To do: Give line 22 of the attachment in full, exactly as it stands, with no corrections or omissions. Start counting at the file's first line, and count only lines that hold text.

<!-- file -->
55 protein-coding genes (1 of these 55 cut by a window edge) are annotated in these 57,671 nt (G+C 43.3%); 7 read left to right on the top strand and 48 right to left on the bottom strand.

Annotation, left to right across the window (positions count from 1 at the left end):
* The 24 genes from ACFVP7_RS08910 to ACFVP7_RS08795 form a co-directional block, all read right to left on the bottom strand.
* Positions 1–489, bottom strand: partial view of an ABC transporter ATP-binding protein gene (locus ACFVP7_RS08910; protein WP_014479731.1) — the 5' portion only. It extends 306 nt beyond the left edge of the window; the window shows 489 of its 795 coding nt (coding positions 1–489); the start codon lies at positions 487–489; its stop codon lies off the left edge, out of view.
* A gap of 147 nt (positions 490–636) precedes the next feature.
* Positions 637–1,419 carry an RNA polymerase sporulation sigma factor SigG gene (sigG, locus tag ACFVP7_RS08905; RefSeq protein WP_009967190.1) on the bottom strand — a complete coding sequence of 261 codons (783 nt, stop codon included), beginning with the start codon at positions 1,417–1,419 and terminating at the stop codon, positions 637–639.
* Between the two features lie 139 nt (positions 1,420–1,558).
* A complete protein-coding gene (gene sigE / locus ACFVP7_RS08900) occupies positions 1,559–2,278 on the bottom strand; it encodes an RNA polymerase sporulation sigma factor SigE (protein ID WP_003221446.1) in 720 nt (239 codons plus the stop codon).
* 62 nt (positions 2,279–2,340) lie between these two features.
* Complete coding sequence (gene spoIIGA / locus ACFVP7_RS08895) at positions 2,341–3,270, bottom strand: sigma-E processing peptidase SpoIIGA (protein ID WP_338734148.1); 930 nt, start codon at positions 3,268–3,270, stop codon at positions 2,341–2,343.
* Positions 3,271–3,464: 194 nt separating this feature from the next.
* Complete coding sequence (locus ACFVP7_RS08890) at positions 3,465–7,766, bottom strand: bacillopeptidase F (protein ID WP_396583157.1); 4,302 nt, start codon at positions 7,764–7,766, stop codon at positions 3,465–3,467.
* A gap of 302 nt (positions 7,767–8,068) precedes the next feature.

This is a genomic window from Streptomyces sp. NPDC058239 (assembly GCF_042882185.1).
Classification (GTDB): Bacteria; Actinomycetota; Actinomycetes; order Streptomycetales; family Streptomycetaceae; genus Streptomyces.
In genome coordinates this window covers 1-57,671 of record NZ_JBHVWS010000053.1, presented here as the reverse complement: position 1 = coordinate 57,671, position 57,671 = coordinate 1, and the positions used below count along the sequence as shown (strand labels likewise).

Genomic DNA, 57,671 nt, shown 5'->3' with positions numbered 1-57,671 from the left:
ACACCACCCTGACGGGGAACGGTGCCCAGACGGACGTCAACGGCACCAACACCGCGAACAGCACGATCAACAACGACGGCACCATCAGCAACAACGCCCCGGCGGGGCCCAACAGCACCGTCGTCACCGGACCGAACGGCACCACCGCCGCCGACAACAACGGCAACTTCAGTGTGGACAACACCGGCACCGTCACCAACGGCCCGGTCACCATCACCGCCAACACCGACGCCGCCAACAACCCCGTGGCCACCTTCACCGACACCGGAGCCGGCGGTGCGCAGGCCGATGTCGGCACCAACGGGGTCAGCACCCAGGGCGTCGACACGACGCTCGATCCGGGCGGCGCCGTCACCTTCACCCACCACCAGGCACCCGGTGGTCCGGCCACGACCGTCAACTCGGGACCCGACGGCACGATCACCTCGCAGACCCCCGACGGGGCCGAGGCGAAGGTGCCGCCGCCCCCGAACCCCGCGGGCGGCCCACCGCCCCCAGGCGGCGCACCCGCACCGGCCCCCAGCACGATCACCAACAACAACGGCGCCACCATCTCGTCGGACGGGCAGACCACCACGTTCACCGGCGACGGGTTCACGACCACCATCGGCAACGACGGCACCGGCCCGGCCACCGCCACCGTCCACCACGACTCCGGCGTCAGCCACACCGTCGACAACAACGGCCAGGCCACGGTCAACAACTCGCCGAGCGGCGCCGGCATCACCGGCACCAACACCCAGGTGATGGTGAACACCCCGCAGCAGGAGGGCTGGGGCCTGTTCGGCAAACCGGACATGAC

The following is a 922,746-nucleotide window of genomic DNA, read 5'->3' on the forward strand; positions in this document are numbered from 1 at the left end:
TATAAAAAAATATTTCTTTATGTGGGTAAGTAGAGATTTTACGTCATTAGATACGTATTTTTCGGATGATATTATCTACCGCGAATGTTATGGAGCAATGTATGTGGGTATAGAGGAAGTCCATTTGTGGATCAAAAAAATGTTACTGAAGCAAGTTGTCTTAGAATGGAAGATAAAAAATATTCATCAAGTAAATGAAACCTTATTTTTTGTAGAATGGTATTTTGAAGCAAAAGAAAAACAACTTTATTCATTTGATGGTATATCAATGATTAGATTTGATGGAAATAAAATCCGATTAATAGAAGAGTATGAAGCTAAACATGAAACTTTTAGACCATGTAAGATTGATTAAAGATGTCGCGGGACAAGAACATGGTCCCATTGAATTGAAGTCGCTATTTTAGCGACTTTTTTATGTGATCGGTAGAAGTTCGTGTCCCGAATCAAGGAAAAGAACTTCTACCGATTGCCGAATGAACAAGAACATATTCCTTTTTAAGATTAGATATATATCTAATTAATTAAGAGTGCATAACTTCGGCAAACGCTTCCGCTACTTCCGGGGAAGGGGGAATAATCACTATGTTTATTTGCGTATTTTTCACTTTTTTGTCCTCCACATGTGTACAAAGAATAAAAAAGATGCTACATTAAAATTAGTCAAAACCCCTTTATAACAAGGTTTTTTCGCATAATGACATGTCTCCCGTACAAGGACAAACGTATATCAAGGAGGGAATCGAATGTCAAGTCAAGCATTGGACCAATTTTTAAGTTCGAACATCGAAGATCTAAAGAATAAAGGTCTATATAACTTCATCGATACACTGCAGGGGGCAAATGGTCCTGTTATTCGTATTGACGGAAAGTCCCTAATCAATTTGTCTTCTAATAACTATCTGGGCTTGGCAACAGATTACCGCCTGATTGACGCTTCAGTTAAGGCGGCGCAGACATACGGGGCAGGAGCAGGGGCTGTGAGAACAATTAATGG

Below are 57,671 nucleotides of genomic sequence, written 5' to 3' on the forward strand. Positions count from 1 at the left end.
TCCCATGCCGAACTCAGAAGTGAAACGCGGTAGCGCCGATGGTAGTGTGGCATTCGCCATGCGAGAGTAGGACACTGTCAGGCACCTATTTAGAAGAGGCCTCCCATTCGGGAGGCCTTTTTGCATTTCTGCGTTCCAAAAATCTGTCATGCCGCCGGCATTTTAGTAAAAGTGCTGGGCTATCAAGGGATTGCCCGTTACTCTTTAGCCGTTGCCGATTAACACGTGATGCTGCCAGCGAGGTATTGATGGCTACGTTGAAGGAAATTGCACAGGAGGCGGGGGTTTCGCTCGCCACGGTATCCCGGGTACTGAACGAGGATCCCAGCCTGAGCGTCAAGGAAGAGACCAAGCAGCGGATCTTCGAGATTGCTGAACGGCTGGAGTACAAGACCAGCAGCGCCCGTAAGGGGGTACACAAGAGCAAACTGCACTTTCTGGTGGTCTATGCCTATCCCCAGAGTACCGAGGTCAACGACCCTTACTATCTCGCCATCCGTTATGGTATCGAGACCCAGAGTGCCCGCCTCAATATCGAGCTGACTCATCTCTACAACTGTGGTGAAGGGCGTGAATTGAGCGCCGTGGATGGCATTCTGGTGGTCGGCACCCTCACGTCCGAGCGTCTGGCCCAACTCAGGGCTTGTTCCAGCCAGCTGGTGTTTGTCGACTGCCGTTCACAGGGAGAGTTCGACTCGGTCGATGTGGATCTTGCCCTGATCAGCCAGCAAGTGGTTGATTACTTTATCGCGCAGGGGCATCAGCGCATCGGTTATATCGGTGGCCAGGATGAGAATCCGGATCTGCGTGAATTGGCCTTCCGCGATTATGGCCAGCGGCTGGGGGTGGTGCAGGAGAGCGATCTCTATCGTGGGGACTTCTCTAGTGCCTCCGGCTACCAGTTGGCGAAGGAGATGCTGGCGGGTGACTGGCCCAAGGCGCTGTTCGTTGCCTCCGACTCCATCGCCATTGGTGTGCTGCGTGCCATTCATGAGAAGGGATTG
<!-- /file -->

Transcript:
TCCCATGCCGAACTCAGAAGTGAAACGCGGTAGCGCCGATGGTAGTGTGGCATTCGCCATGCGAGAGTAGGACACTGTCAGGCACCTATTTAGAAGAGGCCTCCCATTCGGGAGGCCTTTTTGCATTTCTGCGTTCCAAAAATCTGTCATGCCGCCGGCATTTTAGTAAAAGTGCTGGGCTATCAAGGGATTGCCCGTTACTCTTTAGCCGTTGCCGATTAACACGTGATGCTGCCAGCGAGGTATTGATGGCTACGTTGAAGGAAATTGCACAGGAGGCGGGGGTTTCGCTCGCCACGGTATCCCGGGTACTGAACGAGGATCCCAGCCTGAGCGTCAAGGAAGAGACCAAGCAGCGGATCTTCGAGATTGCTGAACGGCTGGAGTACAAGACCAGCAGCGCCCGTAAGGGGGTACACAAGAGCAAACTGCACTTTCTGGTGGTCTATGCCTATCCCCAGAGTACCGAGGTCAACGACCCTTACTATCTCGCCATCCGTTATGGTATCGAGACCCAGAGTGCCCGCCTCAATATCGAGCTGACTCATCTCTACAACTGTGGTGAAGGGCGTGAATTGAGCGCCGTGGATGGCATTCTGGTGGTCGGCACCCTCACGTCCGAGCGTCTGGCCCAACTCAGGGCTTGTTCCAGCCAGCTGGTGTTTGTCGACTGCCGTTCACAGGGAGAGTTCGACTCGGTCGATGTGGATCTTGCCCTGATCAGCCAGCAAGTGGTTGATTACTTTATCGCGCAGGGGCATCAGCGCATCGGTTATATCGGTGGCCAGGATGAGAATCCGGATCTGCGTGAATTGGCCTTCCGCGATTATGGCCAGCGGCTGGGGGTGGTGCAGGAGAGCGATCTCTATCGTGGGGACTTCTCTAGTGCCTCCGGCTACCAGTTGGCGAAGGAGATGCTGGCGGGTGACTGGCCCAAGGCGCTGTTCGTTGCCTCCGACTCCATCGCCATTGGTGTGCTGCGTGCCATTCATGAGAAGGGATTG